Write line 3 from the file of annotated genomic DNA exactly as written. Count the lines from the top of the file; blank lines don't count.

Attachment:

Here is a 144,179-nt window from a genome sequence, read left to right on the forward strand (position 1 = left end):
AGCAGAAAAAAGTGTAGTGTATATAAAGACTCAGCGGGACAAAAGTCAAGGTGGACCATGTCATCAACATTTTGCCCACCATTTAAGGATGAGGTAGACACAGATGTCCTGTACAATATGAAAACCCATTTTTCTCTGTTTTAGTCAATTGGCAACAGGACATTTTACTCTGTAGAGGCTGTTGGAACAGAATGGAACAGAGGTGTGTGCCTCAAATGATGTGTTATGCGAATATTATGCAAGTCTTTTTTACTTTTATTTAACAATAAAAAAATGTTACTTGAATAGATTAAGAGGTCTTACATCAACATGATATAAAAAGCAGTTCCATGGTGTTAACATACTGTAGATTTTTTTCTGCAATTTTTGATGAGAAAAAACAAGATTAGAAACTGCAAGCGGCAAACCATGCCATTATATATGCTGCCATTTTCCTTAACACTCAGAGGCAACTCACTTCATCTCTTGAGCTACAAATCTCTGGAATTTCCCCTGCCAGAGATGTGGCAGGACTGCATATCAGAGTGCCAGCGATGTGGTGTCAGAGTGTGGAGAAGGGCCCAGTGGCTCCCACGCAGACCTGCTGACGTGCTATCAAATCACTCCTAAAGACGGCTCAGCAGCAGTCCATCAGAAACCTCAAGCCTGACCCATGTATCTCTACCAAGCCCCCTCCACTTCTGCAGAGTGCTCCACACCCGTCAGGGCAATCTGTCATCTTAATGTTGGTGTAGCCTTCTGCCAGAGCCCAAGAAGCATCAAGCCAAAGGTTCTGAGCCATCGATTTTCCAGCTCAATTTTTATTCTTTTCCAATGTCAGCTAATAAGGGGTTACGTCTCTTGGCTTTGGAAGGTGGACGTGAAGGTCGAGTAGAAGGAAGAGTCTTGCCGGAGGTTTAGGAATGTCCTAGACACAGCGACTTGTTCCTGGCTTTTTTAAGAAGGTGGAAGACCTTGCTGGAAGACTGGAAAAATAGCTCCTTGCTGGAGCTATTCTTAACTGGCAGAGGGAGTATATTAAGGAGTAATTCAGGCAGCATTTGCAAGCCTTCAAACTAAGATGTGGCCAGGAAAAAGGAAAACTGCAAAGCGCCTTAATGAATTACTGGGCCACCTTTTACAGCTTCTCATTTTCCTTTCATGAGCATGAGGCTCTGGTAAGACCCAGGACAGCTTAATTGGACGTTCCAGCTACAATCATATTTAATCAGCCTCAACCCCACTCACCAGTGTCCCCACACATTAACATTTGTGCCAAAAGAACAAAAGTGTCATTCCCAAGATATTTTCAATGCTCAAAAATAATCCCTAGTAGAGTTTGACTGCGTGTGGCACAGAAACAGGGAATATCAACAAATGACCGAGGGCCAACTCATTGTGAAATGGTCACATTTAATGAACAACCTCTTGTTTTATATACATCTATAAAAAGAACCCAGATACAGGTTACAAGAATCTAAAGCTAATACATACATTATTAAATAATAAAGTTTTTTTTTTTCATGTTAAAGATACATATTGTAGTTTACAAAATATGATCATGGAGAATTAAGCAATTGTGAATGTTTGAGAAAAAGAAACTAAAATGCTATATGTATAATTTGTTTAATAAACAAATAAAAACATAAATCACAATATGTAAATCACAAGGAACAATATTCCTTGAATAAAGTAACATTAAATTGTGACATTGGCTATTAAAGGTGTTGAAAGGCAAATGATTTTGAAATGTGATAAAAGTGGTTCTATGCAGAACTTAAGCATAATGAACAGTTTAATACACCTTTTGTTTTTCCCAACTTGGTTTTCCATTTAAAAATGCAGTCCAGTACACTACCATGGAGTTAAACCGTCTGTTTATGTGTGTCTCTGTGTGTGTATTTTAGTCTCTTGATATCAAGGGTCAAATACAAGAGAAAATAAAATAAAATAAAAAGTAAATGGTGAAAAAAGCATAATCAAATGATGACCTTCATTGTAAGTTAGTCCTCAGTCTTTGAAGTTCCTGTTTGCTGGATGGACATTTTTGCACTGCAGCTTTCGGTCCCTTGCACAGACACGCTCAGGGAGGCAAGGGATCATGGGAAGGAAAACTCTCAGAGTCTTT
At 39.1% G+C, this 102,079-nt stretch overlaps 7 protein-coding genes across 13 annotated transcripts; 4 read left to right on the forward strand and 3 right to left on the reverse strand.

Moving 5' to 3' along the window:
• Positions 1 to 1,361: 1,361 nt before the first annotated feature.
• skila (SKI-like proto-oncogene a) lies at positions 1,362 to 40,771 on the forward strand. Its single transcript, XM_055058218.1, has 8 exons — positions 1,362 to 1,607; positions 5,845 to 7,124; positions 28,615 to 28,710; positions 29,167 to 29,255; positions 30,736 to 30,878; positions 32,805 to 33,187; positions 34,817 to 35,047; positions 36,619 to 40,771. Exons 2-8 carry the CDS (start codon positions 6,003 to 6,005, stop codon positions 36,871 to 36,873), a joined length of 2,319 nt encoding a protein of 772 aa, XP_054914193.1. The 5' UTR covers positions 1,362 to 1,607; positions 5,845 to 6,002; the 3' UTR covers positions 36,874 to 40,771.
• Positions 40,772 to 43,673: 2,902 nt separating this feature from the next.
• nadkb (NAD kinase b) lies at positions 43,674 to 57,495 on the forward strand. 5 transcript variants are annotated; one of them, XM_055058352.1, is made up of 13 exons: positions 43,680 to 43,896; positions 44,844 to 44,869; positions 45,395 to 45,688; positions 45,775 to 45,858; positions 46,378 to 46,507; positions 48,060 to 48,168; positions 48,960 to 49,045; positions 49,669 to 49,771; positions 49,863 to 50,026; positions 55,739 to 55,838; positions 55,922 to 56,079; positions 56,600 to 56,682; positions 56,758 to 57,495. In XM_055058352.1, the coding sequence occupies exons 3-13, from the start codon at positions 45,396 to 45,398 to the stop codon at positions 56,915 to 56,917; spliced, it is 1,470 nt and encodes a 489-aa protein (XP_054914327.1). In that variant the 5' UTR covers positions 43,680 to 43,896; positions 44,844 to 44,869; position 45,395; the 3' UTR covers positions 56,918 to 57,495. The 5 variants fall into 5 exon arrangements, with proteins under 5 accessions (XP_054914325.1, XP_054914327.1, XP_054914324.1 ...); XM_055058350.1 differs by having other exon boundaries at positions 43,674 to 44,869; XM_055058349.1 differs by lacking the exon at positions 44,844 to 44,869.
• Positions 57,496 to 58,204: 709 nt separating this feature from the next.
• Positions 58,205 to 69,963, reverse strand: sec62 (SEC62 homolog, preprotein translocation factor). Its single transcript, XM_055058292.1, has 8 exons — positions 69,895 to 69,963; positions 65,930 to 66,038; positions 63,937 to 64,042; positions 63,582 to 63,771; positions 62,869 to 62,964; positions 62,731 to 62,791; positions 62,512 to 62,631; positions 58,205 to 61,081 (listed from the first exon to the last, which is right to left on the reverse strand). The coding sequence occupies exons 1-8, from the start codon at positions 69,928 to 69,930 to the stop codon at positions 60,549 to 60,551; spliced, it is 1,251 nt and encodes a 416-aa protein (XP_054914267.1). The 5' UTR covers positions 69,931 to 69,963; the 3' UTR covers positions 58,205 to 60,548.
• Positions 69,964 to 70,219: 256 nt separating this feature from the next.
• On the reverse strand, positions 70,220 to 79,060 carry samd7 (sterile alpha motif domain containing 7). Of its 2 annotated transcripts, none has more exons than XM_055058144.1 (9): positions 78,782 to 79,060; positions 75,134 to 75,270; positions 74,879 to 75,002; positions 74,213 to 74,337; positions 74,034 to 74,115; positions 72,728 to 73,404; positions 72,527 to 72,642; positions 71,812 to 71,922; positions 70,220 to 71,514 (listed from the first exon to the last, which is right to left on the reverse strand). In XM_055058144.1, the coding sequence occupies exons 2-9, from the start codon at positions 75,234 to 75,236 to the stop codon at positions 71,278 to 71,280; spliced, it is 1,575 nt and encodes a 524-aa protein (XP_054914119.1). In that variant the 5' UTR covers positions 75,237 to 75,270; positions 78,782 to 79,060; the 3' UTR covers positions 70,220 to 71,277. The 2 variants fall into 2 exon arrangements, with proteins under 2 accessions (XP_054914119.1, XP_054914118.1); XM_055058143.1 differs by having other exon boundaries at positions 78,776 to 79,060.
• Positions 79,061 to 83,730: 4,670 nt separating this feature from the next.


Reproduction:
At 39.1% G+C, this 102,079-nt stretch overlaps 7 protein-coding genes across 13 annotated transcripts; 4 read left to right on the forward strand and 3 right to left on the reverse strand.